European Journal of Applied Physiology

, Volume 101, Issue 6, pp 659–669 | Cite as

Impaired exercise ventilatory mechanics with the self-contained breathing apparatus are improved with heliox

  • Scott J. Butcher
  • Richard L. Jones
  • Jonathan R. Mayne
  • Timothy C. Hartley
  • Stewart R. Petersen
Original Article

Abstract

The effect of the self-contained breathing apparatus (SCBA) with compressed air (BA-A) on ventilatory mechanics, work of breathing (WOB), pulmonary function, and respiratory muscle fatigue, was compared with that of a low resistance breathing valve (LRV). Further, the effect of unloading the respiratory muscles with heliox with the SCBA (BA-H) was compared with BA-A and LRV. Twelve men completed three randomized exercise trials on separate days, each consisting of three 10 min bouts of stepping exercise (Bouts 1, 2, and 3) separated by a 5 min recovery. Subjects wore firefighter protective equipment including the SCBA. At rest, FEV1 and peak expiratory flow rates were lower with BA-A than with LRV, but were higher with BA-H than either with BA-A or LRV. After Bout 3, expiratory reserve volume, expiratory resistive WOB, and inspiratory elastic WOB were increased in BA-A compared to LRV but these were lower with BA-H compared to BA-A. After Bout 3, maximal inspiratory and expiratory pressures were reduced with BA-A, but not with LRV or BA-H. In summary, we found that the SCBA reduced resting pulmonary function, and increased expiratory reserve volume, work of breathing, and respiratory muscle fatigue during stepping exercise, and these changes can be reduced with the use of heliox.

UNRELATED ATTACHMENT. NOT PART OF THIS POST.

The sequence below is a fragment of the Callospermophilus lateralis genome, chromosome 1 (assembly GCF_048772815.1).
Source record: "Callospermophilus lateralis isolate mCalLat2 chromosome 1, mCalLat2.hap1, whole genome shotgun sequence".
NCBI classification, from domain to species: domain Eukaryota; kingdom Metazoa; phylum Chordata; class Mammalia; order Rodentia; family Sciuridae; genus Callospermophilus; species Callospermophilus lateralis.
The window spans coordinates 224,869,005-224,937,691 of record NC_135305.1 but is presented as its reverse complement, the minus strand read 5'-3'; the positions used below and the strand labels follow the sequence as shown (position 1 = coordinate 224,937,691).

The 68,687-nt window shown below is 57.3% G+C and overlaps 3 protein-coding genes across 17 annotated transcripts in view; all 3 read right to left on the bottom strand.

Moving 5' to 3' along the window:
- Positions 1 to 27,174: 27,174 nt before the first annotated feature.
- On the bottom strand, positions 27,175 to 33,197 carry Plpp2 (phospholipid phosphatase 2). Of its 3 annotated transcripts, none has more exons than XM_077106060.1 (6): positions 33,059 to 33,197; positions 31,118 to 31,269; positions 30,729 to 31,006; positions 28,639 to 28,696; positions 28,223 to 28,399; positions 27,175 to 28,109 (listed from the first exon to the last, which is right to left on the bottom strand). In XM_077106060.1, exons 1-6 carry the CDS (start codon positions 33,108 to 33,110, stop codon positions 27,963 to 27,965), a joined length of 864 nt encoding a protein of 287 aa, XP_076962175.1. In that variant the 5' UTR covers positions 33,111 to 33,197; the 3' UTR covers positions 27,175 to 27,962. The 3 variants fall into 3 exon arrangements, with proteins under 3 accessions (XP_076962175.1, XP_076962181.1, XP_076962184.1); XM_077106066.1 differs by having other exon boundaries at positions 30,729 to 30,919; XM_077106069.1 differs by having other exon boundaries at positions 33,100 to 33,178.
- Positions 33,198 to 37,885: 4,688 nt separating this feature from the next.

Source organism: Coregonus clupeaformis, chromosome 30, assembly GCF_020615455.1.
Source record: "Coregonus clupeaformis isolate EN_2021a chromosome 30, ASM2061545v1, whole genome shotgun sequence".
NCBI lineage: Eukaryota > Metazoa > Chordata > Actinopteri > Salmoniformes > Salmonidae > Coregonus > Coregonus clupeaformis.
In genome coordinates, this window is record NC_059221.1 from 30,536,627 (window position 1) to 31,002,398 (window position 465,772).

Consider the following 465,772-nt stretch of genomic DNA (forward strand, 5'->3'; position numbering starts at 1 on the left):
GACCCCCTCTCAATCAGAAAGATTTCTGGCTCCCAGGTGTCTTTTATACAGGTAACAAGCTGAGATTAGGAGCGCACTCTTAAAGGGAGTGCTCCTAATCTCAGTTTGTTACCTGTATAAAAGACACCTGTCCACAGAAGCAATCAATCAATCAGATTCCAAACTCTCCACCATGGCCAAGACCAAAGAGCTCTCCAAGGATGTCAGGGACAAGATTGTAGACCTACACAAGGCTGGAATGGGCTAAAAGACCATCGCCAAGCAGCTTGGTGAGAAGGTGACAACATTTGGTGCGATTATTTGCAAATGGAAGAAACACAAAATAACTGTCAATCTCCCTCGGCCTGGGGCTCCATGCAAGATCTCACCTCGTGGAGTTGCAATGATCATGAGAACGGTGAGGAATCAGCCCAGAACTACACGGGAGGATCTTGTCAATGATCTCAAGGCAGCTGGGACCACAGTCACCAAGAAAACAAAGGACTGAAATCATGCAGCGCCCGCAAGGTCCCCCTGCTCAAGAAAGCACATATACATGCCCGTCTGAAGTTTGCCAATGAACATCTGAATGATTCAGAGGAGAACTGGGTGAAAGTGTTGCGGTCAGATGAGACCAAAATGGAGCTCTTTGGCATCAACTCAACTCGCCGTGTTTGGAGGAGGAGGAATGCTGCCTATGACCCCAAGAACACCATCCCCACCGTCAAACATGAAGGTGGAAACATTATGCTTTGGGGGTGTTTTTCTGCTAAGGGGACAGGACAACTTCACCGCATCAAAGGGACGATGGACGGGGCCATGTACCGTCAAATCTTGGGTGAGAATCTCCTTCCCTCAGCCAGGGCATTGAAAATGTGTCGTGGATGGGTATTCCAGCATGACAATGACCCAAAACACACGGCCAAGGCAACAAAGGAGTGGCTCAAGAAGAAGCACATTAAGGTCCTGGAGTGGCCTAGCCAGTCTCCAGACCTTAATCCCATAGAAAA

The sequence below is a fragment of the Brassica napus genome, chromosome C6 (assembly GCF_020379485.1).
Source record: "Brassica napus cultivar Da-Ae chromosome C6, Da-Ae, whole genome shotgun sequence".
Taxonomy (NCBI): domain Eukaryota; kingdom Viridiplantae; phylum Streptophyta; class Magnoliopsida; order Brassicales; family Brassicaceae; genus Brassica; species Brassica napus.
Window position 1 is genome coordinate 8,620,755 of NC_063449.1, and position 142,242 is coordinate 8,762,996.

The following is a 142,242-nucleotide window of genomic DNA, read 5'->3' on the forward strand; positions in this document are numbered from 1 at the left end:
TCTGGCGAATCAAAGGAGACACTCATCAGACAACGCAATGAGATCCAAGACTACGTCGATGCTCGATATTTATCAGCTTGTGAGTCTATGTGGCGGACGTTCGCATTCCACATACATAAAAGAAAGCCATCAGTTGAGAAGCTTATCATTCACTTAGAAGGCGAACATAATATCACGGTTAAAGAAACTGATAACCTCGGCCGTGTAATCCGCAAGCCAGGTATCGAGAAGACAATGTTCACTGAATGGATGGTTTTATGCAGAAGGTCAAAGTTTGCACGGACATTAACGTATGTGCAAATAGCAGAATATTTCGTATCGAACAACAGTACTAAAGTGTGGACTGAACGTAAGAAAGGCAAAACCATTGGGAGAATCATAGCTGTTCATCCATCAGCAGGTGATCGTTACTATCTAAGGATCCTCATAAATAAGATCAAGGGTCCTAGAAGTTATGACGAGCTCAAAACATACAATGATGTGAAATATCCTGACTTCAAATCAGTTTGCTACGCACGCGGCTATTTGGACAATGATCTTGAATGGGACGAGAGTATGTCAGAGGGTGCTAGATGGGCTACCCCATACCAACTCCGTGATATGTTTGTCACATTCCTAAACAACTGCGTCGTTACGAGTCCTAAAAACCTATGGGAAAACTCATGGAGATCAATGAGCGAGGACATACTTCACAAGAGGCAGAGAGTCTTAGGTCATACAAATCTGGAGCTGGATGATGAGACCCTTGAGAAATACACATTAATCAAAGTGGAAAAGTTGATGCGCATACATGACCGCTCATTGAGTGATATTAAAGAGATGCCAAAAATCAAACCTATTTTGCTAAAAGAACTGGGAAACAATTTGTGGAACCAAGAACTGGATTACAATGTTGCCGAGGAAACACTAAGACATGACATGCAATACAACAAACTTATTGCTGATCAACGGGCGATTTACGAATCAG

Keywords

Respiratory muscle Breathing mechanics Muscle fatigue Aerobic exercise 

Notes

Acknowledgments

Support for this work was provided by the Canadian Forces Fire Marshall, Department of National Defence.

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Copyright information

© Springer-Verlag 2007

Authors and Affiliations

  • Scott J. Butcher
    • 1
    • 2
    • 3
  • Richard L. Jones
    • 1
  • Jonathan R. Mayne
    • 2
  • Timothy C. Hartley
    • 2
  • Stewart R. Petersen
    • 2
  1. 1.Department of Medicine, Faculty of Medicine and DentistryUniversity of AlbertaEdmontonCanada
  2. 2.Faculty of Physical Education and RecreationUniversity of AlbertaEdmontonCanada
  3. 3.School of Physical TherapyUniversity of SaskatchewanSaskatoonCanada

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